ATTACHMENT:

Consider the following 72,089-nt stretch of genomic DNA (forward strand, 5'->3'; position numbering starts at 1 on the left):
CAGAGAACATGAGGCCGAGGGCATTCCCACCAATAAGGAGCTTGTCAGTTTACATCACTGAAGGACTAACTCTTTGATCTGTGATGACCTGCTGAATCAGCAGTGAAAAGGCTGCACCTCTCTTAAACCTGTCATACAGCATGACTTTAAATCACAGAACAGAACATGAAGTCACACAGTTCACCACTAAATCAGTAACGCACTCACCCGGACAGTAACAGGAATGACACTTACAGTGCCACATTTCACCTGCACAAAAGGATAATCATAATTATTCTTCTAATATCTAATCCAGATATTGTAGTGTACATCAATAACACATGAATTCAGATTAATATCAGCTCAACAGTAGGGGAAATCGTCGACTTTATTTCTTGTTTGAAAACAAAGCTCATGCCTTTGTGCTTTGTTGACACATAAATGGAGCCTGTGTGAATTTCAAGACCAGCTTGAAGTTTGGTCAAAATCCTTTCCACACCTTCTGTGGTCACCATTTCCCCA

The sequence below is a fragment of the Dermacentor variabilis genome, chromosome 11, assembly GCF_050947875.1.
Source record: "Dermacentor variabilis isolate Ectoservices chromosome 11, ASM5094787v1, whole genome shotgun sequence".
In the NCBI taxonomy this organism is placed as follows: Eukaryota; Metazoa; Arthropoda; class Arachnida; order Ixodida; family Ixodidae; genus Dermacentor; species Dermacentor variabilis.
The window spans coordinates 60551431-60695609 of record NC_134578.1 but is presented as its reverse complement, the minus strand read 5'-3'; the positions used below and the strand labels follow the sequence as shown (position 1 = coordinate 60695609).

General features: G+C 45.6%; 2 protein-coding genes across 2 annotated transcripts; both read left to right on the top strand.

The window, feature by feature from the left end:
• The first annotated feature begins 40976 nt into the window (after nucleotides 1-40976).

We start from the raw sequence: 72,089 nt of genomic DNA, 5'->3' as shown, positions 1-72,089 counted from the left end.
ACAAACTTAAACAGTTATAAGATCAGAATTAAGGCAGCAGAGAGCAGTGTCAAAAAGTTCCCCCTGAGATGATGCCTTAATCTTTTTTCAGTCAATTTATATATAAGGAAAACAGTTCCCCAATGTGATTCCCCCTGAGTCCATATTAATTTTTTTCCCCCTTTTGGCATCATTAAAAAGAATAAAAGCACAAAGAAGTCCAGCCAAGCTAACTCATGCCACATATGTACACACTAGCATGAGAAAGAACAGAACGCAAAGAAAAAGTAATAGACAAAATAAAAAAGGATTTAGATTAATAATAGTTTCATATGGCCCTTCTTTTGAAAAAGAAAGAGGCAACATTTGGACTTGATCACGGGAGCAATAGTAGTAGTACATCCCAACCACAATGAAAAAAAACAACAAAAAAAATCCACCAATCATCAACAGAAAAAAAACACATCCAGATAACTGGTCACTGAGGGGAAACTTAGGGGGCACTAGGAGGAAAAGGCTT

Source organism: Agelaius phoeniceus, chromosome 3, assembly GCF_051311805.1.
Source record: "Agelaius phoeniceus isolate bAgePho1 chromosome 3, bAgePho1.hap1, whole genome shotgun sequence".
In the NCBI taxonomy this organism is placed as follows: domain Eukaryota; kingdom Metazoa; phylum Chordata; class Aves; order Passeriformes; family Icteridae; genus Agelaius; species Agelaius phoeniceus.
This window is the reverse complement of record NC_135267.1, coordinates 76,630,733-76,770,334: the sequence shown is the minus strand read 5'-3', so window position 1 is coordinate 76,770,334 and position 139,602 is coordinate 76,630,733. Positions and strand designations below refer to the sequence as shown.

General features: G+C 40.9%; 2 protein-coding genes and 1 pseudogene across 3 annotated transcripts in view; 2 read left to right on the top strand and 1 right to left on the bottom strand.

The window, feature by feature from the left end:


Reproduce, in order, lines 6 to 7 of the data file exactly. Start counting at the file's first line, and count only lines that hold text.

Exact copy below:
The window spans coordinates 60551431-60695609 of record NC_134578.1 but is presented as its reverse complement, the minus strand read 5'-3'; the positions used below and the strand labels follow the sequence as shown (position 1 = coordinate 60695609).

General features: G+C 45.6%; 2 protein-coding genes across 2 annotated transcripts; both read left to right on the top strand.